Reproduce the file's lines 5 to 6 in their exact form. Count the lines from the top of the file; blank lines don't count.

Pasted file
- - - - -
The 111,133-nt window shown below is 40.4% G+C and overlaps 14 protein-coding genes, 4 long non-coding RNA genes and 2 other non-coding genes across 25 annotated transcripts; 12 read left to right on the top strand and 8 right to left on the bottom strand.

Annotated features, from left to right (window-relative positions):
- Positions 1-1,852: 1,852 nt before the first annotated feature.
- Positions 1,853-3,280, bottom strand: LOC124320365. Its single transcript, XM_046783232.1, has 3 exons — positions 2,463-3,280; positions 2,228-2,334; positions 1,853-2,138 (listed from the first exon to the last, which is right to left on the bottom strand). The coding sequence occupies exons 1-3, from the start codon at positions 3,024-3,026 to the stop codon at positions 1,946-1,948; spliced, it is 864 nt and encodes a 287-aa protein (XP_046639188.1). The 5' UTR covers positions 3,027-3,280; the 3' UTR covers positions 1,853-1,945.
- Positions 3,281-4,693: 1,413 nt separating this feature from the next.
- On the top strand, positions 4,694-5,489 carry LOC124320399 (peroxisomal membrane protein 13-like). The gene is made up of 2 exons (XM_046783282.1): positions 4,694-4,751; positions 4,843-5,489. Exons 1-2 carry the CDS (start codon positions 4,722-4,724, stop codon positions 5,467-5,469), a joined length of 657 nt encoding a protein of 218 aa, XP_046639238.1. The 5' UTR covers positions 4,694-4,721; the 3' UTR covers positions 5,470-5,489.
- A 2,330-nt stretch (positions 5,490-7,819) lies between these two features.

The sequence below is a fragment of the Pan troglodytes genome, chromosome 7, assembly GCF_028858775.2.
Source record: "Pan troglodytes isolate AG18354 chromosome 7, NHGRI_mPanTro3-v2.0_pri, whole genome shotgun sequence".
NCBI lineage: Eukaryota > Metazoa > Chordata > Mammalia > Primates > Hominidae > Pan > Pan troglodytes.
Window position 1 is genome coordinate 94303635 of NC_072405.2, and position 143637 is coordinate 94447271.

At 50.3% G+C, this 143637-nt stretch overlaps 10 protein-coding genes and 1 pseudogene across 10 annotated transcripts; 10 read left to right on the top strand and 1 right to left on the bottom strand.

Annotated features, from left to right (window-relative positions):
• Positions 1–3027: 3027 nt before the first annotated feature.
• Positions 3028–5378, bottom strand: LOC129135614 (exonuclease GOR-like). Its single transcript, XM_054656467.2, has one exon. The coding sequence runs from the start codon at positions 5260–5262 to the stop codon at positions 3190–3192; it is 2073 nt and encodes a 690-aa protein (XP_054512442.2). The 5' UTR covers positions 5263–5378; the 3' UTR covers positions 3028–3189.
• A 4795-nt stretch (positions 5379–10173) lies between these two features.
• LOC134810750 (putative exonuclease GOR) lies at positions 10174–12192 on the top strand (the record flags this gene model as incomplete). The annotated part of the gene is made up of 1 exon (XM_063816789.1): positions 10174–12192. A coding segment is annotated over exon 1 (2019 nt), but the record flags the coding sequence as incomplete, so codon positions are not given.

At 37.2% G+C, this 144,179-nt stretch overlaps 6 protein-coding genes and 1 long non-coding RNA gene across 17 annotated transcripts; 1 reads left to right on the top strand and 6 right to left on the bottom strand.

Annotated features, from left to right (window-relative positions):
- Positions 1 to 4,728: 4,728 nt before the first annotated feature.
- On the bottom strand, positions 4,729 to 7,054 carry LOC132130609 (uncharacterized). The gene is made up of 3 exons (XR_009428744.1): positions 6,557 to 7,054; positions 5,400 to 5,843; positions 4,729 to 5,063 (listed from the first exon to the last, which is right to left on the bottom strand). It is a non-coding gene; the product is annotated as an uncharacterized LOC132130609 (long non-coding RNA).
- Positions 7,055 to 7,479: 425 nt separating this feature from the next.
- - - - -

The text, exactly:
- Positions 3,281-4,693: 1,413 nt separating this feature from the next.
- On the top strand, positions 4,694-5,489 carry LOC124320399 (peroxisomal membrane protein 13-like). The gene is made up of 2 exons (XM_046783282.1): positions 4,694-4,751; positions 4,843-5,489. Exons 1-2 carry the CDS (start codon positions 4,722-4,724, stop codon positions 5,467-5,469), a joined length of 657 nt encoding a protein of 218 aa, XP_046639238.1. The 5' UTR covers positions 4,694-4,721; the 3' UTR covers positions 5,470-5,489.